For Cookbook Addicts, Temptation Is Always In 'Store'
"I will not buy any more cookbooks," you proclaim. And you mean it, too.
You avoid your favorite bookstore. You steer your cart around the edges of Costco to avoid that mountain of books in the middle. You refuse to click the links to the "Best Of" lists in your newsfeed. You promise the people who live with you, "I will read that giant stack of cookbooks (in the den, next to the bed, on the kitchen counter) before I even think of buying another one."
And then it happens where you least expect it: at the dollar store. Yes, even that depot of discount household goods and gadgets can be a trap for cookbook junkies. Who knew?
We recently stumbled upon a cornucopia of cookbooks, right there on the shelf next to the crayons and flash cards. Most were pretty easy to resist, those about Christmas cookies, bagels, and other mainstream matters. But digging a little deeper we found some treasures. "African-American Holiday Traditions" by Antoinette Broussard contains recipes and remembrances from notable actors, artists, writers, and business entrepreneurs. Lauren Chattman's "Cool Kitchen" offers 150 hot-weather recipes that don't require a stove or oven.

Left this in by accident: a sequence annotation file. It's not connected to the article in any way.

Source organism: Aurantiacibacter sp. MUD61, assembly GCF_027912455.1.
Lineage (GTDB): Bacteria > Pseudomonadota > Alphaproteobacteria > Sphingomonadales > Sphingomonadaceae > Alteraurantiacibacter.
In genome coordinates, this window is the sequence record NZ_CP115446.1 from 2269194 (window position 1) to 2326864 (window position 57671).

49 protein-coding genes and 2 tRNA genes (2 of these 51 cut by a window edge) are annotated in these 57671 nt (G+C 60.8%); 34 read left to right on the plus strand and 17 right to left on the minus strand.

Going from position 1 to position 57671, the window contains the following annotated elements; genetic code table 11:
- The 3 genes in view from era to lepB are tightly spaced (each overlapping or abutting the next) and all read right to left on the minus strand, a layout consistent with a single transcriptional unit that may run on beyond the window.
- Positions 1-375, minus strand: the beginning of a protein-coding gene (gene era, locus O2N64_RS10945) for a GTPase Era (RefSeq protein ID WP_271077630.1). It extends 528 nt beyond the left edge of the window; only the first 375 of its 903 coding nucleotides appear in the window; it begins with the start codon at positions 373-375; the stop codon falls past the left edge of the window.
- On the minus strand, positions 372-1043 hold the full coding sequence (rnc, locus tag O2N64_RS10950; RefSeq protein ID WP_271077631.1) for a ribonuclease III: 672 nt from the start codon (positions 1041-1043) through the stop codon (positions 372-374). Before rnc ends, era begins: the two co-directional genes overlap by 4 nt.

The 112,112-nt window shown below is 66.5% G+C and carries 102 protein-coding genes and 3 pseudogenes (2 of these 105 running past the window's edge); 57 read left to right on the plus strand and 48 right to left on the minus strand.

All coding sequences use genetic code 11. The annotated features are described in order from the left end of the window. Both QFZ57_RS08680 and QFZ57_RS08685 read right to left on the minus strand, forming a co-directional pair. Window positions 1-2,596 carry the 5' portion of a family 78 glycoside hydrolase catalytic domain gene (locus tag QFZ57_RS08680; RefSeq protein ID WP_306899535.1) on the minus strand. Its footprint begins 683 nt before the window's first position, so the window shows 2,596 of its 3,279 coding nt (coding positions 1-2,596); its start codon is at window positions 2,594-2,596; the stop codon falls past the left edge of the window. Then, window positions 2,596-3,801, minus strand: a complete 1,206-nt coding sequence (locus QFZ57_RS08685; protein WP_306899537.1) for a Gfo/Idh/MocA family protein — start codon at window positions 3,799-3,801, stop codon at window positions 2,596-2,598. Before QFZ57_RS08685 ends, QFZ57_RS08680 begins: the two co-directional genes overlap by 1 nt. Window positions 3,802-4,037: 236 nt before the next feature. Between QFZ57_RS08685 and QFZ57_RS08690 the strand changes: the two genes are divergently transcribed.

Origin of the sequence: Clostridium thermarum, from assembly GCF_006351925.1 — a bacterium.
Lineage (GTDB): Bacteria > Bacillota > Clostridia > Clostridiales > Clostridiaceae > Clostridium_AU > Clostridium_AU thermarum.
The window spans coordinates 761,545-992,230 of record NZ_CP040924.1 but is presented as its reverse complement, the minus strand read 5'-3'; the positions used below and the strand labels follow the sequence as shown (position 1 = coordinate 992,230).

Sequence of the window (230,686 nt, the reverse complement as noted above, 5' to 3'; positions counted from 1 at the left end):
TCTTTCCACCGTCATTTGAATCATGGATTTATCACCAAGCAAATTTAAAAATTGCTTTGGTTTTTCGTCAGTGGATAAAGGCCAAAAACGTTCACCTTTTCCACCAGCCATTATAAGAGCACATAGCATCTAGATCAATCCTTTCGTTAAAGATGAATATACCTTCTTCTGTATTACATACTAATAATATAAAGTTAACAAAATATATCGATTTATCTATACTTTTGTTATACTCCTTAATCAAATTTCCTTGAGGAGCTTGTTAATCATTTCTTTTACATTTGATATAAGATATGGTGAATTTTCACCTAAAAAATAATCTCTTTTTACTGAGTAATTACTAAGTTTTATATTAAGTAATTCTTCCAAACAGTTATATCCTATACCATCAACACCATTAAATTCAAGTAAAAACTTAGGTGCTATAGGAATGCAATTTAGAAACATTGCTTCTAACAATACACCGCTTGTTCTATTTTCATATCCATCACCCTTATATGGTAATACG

It got worse. So much worse. "In the Kitchens of Castile," by art critic and journalist Gijs van Hensbergen, details the author's account of working as a restaurant apprentice in Segovia. "Recipes Into Type: A Handbook for Cookbook Writers and Editors" by Joan Whitman and Delores Simon promises clarity and consistency for foodie wordsmiths.
Some fiend had assembled a collection of works by iconic British food writer Elizabeth David, added forewords by Alice Waters and James Beard, then published the whole thing as a gorgeous hardback titled "Elizabeth David Classics" with an embossed dust jacket.
You can guess what happened next, can't you? Of course you can.
We bought cookbooks. In our defense, we limited the damage to books we really, truly needed. Books we'd definitely use; books that were essential to anyone who cares about food. Using remarkable restraint, we went home with just six new books.
As any addict will attest (an honest one, that is), even the best buzz doesn't last. Once it wears off, you'll be back chasing what you crave, whatever it takes to justify your jones. It never ends.
And that reminds us: Weren't there some holiday cookbooks on the shelf in that dollar store? We should definitely go back. It's never too soon to start shopping for the season. After all, Christmas is just a little more than six months away.